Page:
Meaning of REGULAR in English


I. ˈregyələ(r), ÷ -g(ə)l- adjective

Etymology: Middle English reguler, from Middle French, from Late Latin regularis canonical, regular, containing a set of rules, from Latin, of or belonging to a bar, from regula straightedge, rule + -aris -ar — more at rule

1. : belonging to a Christian monastic order or community : living under or relating to a monastic rule

the regular clergy

— opposed to secular


a. : formed, built, arranged, or ordered according to some established rule, law, principle, or type : harmonious in form, structure, or arrangement : symmetrical

regular verse

a man with regular features

a disciplined regular landscape


(1) : both equilateral and equiangular

a regular polygon

(2) : having faces that are congruent regular polygons and all the polyhedral angles congruent

a regular polyhedron

c. of a flower : having the members of each whorl symmetrical with respect to form : actinomorphic — compare irregular

d. : having or constituting an isometric system

regular crystals


a. : steady or uniform in course, practice, or occurrence : not subject to unexplained or irrational variation : steadily pursued : orderly , methodical

regular habits


(1) : returning, recurring, or received at stated, fixed, or uniform intervals

a regular income

in the regular course of events

(2) : functioning at proper intervals — used especially of the bowels


a. : constituted, selected, conducted, made, or otherwise handled in conformity with established or prescribed usages, rules, or discipline

a regular meeting

a regular election

b. : normal , standard , correct : as

(1) : undeviating in conformance to a standard set (as by convention, established authority, or a particular group)

(2) : being such without any doubt : thorough , complete , unmitigated

a regular scoundrel

(3) slang : like other good fellows in views and ways


(1) : conforming to the normal or usual manner of inflection

regular English nouns take -s or -es plurals

(2) : weak 8a

d. of a postage stamp : issued without restriction for the payment of all types of postage

the list included stamps of the regular issue as well as airmails, special deliveries, and commemoratives


a. : of, relating to, or constituting the regular army of a state

a regular soldier

b. : constituting or made up of individuals properly recognized as legitimate combatants in war

6. usually capitalized : of, relating to, or belonging to the Regular Baptists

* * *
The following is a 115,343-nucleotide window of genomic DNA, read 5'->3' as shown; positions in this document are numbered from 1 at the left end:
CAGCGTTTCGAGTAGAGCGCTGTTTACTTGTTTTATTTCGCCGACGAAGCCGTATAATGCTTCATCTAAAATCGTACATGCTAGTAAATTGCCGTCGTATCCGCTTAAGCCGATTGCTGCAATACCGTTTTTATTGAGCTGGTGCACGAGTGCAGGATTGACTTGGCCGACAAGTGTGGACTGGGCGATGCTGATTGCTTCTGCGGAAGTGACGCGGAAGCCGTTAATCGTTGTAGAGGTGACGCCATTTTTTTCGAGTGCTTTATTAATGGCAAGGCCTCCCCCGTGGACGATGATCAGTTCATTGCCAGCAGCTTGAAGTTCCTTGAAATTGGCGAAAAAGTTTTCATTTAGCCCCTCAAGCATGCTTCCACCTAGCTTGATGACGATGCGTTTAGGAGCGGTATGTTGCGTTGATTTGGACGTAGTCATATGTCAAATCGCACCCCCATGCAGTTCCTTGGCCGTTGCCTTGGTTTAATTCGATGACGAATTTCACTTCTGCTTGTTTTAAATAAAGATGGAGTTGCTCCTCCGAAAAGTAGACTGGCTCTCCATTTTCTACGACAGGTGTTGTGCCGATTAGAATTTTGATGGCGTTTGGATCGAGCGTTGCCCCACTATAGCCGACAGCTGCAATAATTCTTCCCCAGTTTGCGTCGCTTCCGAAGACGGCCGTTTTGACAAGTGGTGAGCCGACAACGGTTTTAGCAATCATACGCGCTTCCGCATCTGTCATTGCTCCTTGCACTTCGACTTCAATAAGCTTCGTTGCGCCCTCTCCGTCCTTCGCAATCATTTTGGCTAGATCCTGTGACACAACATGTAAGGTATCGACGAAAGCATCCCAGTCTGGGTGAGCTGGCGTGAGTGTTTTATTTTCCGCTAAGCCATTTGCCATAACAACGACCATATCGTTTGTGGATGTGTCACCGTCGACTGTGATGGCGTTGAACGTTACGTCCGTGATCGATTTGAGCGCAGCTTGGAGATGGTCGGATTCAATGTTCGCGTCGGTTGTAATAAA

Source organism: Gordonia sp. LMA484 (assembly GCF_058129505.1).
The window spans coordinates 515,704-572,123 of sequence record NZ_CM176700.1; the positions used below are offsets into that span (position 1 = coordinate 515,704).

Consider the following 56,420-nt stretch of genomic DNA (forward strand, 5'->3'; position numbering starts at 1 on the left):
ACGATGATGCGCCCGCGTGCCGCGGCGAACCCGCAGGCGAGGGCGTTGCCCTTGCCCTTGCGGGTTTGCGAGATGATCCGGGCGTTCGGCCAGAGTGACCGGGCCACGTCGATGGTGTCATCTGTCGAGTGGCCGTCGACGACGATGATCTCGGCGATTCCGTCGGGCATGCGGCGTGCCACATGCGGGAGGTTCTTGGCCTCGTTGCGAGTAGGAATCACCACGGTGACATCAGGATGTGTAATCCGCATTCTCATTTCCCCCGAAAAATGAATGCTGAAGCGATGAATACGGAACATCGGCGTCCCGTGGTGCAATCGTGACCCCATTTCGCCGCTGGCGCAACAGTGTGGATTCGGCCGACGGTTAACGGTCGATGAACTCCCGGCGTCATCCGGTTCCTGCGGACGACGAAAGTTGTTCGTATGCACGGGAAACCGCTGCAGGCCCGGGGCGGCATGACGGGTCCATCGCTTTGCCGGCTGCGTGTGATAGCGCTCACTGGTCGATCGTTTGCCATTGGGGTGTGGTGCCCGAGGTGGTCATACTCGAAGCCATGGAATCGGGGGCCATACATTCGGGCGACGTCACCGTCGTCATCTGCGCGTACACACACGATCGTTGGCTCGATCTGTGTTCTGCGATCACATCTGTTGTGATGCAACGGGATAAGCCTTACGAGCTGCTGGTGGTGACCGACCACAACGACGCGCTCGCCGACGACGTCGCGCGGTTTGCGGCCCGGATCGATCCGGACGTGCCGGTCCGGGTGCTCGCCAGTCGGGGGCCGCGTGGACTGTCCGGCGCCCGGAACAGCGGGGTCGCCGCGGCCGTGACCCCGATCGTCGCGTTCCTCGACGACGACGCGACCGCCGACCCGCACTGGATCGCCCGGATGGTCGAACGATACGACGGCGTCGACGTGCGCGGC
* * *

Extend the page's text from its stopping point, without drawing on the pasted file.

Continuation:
7. : of, relating to, or being a transaction on a stock exchange requiring delivery of the securities involved on the third full business day after purchase


normal , typical , natural : regular may imply conformity to a prescribed rule, standard, or established pattern

a regular meeting of the society

following the regular procedure of the legislature

their action was made regular and legal — J.R.Green

normal suggests falling within the limits of a norm

if a boy has abnormal mental powers in some direction, combined with poor physique and great nervousness, he may be quite incapable of fitting into a crowd of normal boys — Bertrand Russell

her intensity, which would leave no emotion on a normal plane, irritated the youth into a frenzy — D.H.Lawrence

typical applies to whatever shows to a marked degree characters or characteristics of a type, class, or group, sometimes to the exclusion of distinctive individual characteristics

peculiar to himself, not typical of Greek ideas — G.L.Dickinson

until twenty years ago a typical English country town with wide High Street, narrow Market Street, picturesque Market Square, two ancient hostelries, fine old church, gabled almshouses — Compton Mackenzie

what he had to do was to give plot and accurate delineation of character to the winds, make his personages typical rather than individual — Richard Garnett †1906

natural describes whatever conforms with its nature, kind, or essence

the natural love of a mother for her child

water as the natural environment of a fish

These words are often interchangeable and are often used together

a mode of thinking, a distinctive type of reaction, gets itself established, in the course of a complex historical development, as typical, as normal — Edward Sapir

II. noun

( -s )

1. : a member of a Christian monastic order or community following a rule : one of the regular clergy

controversy between the seculars and the regulars

2. : a soldier in a regular army — usually used in plural


a. : one (as a customer or contributor) that is regular especially in pursuing a fixed or recurrent routine

b. : one that can be trusted or depended upon with assurance

c. : a player on an athletic team who usually starts every game

4. : a clothing size designed to fit the person of average height

III. adverb

chiefly dialect : regularly

IV. adjective

Etymology: New Latin Regularia & New Latin Regulares

: of or relating to the Regularia or Regulares

Webster's New International English Dictionary.      Новый международный словарь английского языка Webster.